(or: How Not to Axiomatically Construct Quantum Mechanics)
Faculty of Mathematics, Physics, and Computation
Schmid College of Science and Technology
An Initial Dilemma:
- Sorkin, Mod.Phys.Lett. A9 (1994) 3119-3128
"Quantum Mechanics as Quantum Measure Theory"
- Sinha, AIP Conf. Proc. 1101, 200 (2009)
"Testing Born's Rule in Quantum Mechanics with a Triple Slit Experiment"
- Sinha, Science Vol 329 23rd July 2010 pg 418-421
"Ruling Out Multi-Order Interference in Quantum Mechanics"
Naively, the Born rule seems to imply only pair-wise interference. Initial experiments seemed to confirm this naive suggestion (within experimental noise).
"The consequences of detecting even a small amount of three-way interference (by deviating from the quantum mechanical null prediction) would be tremendous. A modification to Born’s rule that leads to multi-order interference would have repercussions on the allowable dynamics. In particular, if probability must be conserved, then Schrödinger’s equation would likely have to be modified as well." - Sinha (2010)
Data from Science Paper (2010)
Seems to suggest a null result (< 10^-2)
But data is noisy
(Vertical axis renormalized difference parameter between two and three-slit results)
Only two-slit interference?
But wait, there's more!
"It is not widely appreciated that the superposition principle is incorrectly applied in most textbook expositions of interference experiments both in optics and quantum mechanics" - Sinha (2015)
"The non-zeroness ... is essentially due to boundary condition considerations and should affect both classical as well as quantum physics. In existing experimental results in literature ..., the experimental inaccuracies have prevented us from concluding that [third-order interference] is non-zero." - Sinha (2015)
So what is going on?
- Third-order interference should exist, for both classical field theories and quantum wave equations
- Solving the wave equations numerically (with the correct boundary conditions, red squares below) shows the effect immediately - pairwise interference is only an approximation
- Third-order interference is a near-field effect at the boundary
An analytic approximation:
exotic Feynman paths
Helmholtz Eq. for plane wave:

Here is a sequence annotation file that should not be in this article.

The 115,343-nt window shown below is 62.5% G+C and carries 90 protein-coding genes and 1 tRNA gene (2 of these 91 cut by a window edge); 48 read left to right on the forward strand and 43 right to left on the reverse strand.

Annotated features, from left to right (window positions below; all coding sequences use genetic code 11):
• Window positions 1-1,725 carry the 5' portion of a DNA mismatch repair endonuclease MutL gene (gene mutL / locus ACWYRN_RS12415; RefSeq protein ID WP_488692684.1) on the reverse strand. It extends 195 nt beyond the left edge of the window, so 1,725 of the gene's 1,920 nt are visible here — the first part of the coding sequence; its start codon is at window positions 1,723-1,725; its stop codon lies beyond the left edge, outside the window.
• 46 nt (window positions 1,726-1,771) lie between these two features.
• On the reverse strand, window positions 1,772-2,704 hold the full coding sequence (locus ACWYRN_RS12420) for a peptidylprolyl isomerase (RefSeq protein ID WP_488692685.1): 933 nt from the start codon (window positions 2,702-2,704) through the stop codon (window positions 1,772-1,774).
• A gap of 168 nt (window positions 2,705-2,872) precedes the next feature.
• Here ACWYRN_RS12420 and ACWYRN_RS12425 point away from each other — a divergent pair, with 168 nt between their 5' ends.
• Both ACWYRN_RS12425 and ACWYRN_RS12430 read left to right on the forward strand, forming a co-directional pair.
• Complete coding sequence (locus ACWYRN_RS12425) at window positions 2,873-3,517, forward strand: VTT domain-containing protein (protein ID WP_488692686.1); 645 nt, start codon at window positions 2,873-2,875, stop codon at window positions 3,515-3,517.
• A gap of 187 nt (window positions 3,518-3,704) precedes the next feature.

Point-to-point streamline propagator:
Expand in perturbative series with number of "loops" around slits:
Path-integral propagator representation:
("classical paths" are streamlines of the Poynting vector field in the optical case, and equivalent to the Bohmian trajectories)
(no plasmons - small effect)
(with plasmons - large effect)
(Poynting vector field follows red path above)
(Gaussian focused on left-most slit)
(Measured single-photon CCD camera images of each distribution)
Verified 3-slit interference term
Looped Paths Matter
(No looped paths - only direct "Born Rule")
(With looped paths - correct boundary conditions)
"When these slits are illuminated with light polarized along the long axis of the slits, surface
plasmon modes are not excited in the structure and the interference pattern shown in Fig. 2a is shown
in the far field. This pattern is practically identical to that obtained by simply applying the Fourier
transform of the three slits. However, this simple experiment shows a striking interference structure
when the slits are illuminated with light polarized along the short axis of the slits. In this case, surface
plasmon modes are efficiently excited, leading to an increased probability for looped paths, which in
turn leads to the significantly different interference pattern shown in Fig. 2b."
- Boundary conditions matter
- The Born Rule is not broken, when used correctly
- Axiomatic reformulations must be careful not to discount relevant physics by oversimplifying the problem
- Even knowledgeable researchers make simple mistakes
(Note: heralded single photons!)
By Justin Dressel